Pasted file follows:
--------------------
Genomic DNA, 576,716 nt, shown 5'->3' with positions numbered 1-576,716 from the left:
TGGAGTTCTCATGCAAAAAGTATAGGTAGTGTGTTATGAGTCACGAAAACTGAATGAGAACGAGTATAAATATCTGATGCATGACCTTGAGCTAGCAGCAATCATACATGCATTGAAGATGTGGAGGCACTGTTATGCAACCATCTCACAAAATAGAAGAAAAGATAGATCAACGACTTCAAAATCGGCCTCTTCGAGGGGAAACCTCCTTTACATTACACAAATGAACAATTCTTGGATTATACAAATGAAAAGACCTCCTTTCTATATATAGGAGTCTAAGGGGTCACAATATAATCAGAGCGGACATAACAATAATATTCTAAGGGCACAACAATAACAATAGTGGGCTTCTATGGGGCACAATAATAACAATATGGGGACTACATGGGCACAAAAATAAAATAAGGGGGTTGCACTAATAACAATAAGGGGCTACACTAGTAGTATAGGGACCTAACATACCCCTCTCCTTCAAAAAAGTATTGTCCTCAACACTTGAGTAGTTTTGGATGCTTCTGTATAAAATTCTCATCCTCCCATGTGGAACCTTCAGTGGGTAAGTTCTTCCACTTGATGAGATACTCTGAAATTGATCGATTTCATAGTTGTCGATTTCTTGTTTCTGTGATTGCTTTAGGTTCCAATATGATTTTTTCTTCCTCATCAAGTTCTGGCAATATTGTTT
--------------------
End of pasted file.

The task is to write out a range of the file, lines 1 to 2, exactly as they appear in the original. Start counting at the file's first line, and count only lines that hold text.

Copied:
Genomic DNA, 576,716 nt, shown 5'->3' with positions numbered 1-576,716 from the left:
TGGAGTTCTCATGCAAAAAGTATAGGTAGTGTGTTATGAGTCACGAAAACTGAATGAGAACGAGTATAAATATCTGATGCATGACCTTGAGCTAGCAGCAATCATACATGCATTGAAGATGTGGAGGCACTGTTATGCAACCATCTCACAAAATAGAAGAAAAGATAGATCAACGACTTCAAAATCGGCCTCTTCGAGGGGAAACCTCCTTTACATTACACAAATGAACAATTCTTGGATTATACAAATGAAAAGACCTCCTTTCTATATATAGGAGTCTAAGGGGTCACAATATAATCAGAGCGGACATAACAATAATATTCTAAGGGCACAACAATAACAATAGTGGGCTTCTATGGGGCACAATAATAACAATATGGGGACTACATGGGCACAAAAATAAAATAAGGGGGTTGCACTAATAACAATAAGGGGCTACACTAGTAGTATAGGGACCTAACATACCCCTCTCCTTCAAAAAAGTATTGTCCTCAACACTTGAGTAGTTTTGGATGCTTCTGTATAAAATTCTCATCCTCCCATGTGGAACCTTCAGTGGGTAAGTTCTTCCACTTGATGAGATACTCTGAAATTGATCGATTTCATAGTTGTCGATTTCTTGTTTCTGTGATTGCTTTAGGTTCCAATATGATTTTTTCTTCCTCATCAAGTTCTGGCAATATTGTTT